Maybe it’s too early to ponder that question. There are a lot more games to be won before the Penguins can dream of hoisting the Stanley Cup.
Yet there are reasons to believe. Remember Game 3, when the Pens were reeling from an overtime loss and Columbus had them in an early hole? Instead of folding like a cheap suit, our boys stung the Blue Jackets with a third-period rally. Same thing following Marc-Andre Fleury’s Game 4 gaffe. The Pens rebounded to play arguably their best hockey in weeks.
Resilience, poise under fire, and mental toughness. All are hallmarks of a champion. The Penguins displayed each of these qualities during the opening round of the playoffs.
As veteran leader Rob Scuderi suggested, “This team’s personality is starting to show.”
Granted, the Pens squared off against Columbus, not Philadelphia or Boston. But the hungry young Blue Jackets came at the Penguins hard and provided a stern test. The black and gold passed with (mostly) flying colors.
Secondary scoring was supposed to be a problem. Jussi Jokinen and Brandon Sutter tallied three goals apiece. Craig Adams, Beau Bennett, Brian Gibbons, and Lee Stempniak chipped in as well. Even without consistent production from their stars, the Pens averaged nearly four goals a game.
A lack of size and toughness was another concern. While the Blue Jackets out-hit the Pens by a whopping margin (306-180), the black and gold never backed down. Their net-front presence improved at both ends of the ice as the series progressed. And they did a good job of avoiding post-whistle scrums and retaliatory penalties.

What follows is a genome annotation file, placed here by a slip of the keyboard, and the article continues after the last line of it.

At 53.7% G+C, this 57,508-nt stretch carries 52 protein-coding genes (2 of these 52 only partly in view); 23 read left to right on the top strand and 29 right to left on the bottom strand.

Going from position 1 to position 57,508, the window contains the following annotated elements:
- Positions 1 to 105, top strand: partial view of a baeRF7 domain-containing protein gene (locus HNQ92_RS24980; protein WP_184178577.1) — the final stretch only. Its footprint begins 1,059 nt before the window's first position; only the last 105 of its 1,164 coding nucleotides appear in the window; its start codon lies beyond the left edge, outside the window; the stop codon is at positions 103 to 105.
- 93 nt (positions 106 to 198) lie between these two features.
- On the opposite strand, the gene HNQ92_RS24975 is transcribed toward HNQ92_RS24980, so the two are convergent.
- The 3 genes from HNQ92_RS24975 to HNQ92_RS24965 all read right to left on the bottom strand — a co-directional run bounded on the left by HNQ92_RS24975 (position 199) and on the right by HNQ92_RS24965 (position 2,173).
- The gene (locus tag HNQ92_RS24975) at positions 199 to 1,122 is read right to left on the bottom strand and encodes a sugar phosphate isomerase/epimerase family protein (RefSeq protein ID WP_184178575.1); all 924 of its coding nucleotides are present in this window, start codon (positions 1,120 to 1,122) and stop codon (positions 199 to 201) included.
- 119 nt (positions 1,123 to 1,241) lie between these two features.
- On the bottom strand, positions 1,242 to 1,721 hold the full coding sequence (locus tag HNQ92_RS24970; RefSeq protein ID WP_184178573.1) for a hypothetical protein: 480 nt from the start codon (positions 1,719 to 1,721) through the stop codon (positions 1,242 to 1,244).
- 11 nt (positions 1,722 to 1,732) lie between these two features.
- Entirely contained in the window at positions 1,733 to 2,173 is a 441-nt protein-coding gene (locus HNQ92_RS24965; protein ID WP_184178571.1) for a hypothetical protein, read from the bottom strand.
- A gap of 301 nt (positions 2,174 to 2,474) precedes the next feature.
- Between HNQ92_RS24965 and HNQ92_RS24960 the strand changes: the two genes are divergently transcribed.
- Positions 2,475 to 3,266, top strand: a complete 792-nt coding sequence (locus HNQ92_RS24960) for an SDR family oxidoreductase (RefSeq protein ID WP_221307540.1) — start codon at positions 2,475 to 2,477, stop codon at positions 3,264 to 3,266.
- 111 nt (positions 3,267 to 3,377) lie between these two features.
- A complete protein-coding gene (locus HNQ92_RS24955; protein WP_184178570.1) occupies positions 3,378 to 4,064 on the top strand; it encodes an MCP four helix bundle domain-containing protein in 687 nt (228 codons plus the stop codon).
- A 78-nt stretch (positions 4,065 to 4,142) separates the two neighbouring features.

What about defense and goaltending? Paul Martin (8 assists, plus-7) was terrific. So was Matt Niskanen (2 goals, 8 points). Brooks Orpik (plus-5) played inspired hockey before he was knocked out with an injury. And what can you say about Fleury? Aside from the costly Game 4 bobble he was cool and consistent.
There are positive signs from behind the bench, too. In his sixth postseason as head coach Dan Bylsma appears to be evolving. He sifted through a boatload of role players to find the most effective bunch. When the Pens didn’t play up to expectations he called them out and made them accountable. Contrary to his “one-plan Dan” reputation, he switched to a more defensive posture when the occasion called for it. He used timeouts prudently and effectively. Bylsma even made a concerted effort to keep Sidney Crosby away from rugged Brandon Dubinsky.
This isn’t to suggest that the team doesn’t have issues. The Penguins must do a better job of playing with a lead. Likewise, they need to avoid overly fancy play and stick to a simple north-south game. The penalty-killing must improve. And the big guns have to produce.
The Pens have a brand-new series to work out the kinks.